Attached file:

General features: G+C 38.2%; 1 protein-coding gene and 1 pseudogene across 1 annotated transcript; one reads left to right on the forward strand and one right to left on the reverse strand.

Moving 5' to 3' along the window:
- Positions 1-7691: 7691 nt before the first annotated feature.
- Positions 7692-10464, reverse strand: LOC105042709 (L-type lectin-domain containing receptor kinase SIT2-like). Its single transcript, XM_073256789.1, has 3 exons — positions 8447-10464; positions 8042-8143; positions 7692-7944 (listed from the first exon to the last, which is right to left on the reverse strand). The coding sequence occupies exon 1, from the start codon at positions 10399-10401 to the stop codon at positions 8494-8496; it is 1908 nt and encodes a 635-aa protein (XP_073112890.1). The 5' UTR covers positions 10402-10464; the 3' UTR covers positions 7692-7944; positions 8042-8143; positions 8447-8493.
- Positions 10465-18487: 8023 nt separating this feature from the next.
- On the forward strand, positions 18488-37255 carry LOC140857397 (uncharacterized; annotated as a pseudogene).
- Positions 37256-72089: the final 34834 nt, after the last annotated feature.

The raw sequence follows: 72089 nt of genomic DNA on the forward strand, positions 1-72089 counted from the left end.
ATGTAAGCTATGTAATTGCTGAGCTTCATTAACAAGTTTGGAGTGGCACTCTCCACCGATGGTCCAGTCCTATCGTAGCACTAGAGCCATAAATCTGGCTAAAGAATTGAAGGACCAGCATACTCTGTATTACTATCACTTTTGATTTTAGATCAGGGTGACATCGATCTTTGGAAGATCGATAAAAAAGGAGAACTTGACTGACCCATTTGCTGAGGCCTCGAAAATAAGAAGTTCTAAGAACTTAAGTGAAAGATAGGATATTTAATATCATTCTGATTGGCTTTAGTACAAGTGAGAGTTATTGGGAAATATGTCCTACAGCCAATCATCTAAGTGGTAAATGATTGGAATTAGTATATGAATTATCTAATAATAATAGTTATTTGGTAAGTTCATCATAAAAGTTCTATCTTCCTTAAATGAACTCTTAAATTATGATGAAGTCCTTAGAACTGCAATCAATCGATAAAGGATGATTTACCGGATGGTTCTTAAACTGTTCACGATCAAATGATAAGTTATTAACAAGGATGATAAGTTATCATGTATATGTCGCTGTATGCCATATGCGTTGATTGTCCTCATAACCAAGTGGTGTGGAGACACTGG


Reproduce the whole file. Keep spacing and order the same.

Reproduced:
General features: G+C 38.2%; 1 protein-coding gene and 1 pseudogene across 1 annotated transcript; one reads left to right on the forward strand and one right to left on the reverse strand.

Moving 5' to 3' along the window:
- Positions 1-7691: 7691 nt before the first annotated feature.
- Positions 7692-10464, reverse strand: LOC105042709 (L-type lectin-domain containing receptor kinase SIT2-like). Its single transcript, XM_073256789.1, has 3 exons — positions 8447-10464; positions 8042-8143; positions 7692-7944 (listed from the first exon to the last, which is right to left on the reverse strand). The coding sequence occupies exon 1, from the start codon at positions 10399-10401 to the stop codon at positions 8494-8496; it is 1908 nt and encodes a 635-aa protein (XP_073112890.1). The 5' UTR covers positions 10402-10464; the 3' UTR covers positions 7692-7944; positions 8042-8143; positions 8447-8493.
- Positions 10465-18487: 8023 nt separating this feature from the next.
- On the forward strand, positions 18488-37255 carry LOC140857397 (uncharacterized; annotated as a pseudogene).
- Positions 37256-72089: the final 34834 nt, after the last annotated feature.

The raw sequence follows: 72089 nt of genomic DNA on the forward strand, positions 1-72089 counted from the left end.
ATGTAAGCTATGTAATTGCTGAGCTTCATTAACAAGTTTGGAGTGGCACTCTCCACCGATGGTCCAGTCCTATCGTAGCACTAGAGCCATAAATCTGGCTAAAGAATTGAAGGACCAGCATACTCTGTATTACTATCACTTTTGATTTTAGATCAGGGTGACATCGATCTTTGGAAGATCGATAAAAAAGGAGAACTTGACTGACCCATTTGCTGAGGCCTCGAAAATAAGAAGTTCTAAGAACTTAAGTGAAAGATAGGATATTTAATATCATTCTGATTGGCTTTAGTACAAGTGAGAGTTATTGGGAAATATGTCCTACAGCCAATCATCTAAGTGGTAAATGATTGGAATTAGTATATGAATTATCTAATAATAATAGTTATTTGGTAAGTTCATCATAAAAGTTCTATCTTCCTTAAATGAACTCTTAAATTATGATGAAGTCCTTAGAACTGCAATCAATCGATAAAGGATGATTTACCGGATGGTTCTTAAACTGTTCACGATCAAATGATAAGTTATTAACAAGGATGATAAGTTATCATGTATATGTCGCTGTATGCCATATGCGTTGATTGTCCTCATAACCAAGTGGTGTGGAGACACTGG